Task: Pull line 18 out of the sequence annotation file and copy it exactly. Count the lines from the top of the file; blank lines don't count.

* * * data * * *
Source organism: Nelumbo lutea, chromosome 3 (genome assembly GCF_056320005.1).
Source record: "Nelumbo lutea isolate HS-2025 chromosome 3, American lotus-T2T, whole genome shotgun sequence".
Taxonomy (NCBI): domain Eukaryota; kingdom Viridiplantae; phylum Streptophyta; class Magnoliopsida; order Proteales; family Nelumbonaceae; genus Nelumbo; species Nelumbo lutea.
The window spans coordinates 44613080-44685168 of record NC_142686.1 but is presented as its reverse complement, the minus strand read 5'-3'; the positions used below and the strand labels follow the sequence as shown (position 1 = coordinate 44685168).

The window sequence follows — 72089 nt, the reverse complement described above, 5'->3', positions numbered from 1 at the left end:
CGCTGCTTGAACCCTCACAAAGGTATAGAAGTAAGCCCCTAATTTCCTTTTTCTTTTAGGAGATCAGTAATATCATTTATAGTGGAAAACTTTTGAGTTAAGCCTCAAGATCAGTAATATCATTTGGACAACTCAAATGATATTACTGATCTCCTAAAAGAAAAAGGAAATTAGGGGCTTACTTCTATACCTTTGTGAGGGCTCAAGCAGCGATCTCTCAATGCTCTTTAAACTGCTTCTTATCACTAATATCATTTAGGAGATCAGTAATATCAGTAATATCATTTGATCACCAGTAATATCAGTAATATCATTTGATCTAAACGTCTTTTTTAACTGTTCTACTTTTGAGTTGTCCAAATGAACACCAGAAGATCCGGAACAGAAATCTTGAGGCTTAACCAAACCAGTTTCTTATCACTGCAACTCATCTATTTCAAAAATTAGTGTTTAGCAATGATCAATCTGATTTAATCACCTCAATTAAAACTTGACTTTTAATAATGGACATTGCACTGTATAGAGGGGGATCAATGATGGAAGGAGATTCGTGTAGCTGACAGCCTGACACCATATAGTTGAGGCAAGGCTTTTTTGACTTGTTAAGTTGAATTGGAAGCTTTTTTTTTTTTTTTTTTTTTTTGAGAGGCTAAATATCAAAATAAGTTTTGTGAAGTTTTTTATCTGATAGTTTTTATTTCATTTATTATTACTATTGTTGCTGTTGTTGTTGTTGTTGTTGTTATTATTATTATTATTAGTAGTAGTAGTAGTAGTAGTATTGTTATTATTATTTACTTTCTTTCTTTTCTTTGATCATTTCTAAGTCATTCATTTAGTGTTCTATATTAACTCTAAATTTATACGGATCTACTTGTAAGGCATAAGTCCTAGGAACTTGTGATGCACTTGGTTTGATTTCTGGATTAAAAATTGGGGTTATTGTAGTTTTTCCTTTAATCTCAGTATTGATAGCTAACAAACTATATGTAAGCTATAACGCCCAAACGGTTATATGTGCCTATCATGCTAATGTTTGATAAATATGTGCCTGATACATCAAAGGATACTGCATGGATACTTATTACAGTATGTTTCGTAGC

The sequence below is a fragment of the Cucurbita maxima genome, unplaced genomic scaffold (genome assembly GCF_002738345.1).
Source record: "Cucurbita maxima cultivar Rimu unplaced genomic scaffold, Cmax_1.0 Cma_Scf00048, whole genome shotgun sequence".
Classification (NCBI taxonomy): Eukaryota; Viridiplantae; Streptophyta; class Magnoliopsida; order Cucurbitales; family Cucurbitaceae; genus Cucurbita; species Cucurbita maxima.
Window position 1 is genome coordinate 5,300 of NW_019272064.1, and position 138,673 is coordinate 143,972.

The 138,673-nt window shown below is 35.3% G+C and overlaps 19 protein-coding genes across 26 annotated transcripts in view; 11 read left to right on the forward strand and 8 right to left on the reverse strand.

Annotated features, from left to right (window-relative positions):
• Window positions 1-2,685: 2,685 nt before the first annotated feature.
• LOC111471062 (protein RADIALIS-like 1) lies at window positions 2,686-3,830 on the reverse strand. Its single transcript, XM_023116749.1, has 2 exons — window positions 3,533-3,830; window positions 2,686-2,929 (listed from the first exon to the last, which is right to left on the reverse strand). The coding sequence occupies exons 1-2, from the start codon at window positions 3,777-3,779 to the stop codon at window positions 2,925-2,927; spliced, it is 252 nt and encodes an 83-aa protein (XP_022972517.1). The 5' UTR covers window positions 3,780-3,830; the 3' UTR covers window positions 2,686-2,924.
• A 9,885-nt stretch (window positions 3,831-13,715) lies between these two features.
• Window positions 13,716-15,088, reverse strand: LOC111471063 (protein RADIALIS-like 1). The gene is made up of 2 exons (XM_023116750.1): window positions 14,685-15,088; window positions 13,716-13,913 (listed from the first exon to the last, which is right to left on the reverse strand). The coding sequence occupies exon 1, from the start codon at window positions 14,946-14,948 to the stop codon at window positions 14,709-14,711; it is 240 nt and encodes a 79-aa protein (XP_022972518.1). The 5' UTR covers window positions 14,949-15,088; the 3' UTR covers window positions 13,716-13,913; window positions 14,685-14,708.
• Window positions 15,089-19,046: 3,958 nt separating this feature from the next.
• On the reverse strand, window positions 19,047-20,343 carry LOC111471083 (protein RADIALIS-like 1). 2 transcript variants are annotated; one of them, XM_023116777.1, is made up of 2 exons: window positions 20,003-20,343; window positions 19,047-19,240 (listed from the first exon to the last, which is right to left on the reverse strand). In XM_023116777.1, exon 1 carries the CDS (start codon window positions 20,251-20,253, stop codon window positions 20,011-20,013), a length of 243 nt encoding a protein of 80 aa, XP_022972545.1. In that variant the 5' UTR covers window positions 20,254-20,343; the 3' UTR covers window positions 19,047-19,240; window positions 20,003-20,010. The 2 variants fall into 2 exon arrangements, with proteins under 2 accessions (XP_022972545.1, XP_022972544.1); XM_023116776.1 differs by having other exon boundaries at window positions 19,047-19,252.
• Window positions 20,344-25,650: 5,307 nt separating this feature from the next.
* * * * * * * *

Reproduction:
• On the reverse strand, window positions 19,047-20,343 carry LOC111471083 (protein RADIALIS-like 1). 2 transcript variants are annotated; one of them, XM_023116777.1, is made up of 2 exons: window positions 20,003-20,343; window positions 19,047-19,240 (listed from the first exon to the last, which is right to left on the reverse strand). In XM_023116777.1, exon 1 carries the CDS (start codon window positions 20,251-20,253, stop codon window positions 20,011-20,013), a length of 243 nt encoding a protein of 80 aa, XP_022972545.1. In that variant the 5' UTR covers window positions 20,254-20,343; the 3' UTR covers window positions 19,047-19,240; window positions 20,003-20,010. The 2 variants fall into 2 exon arrangements, with proteins under 2 accessions (XP_022972545.1, XP_022972544.1); XM_023116776.1 differs by having other exon boundaries at window positions 19,047-19,252.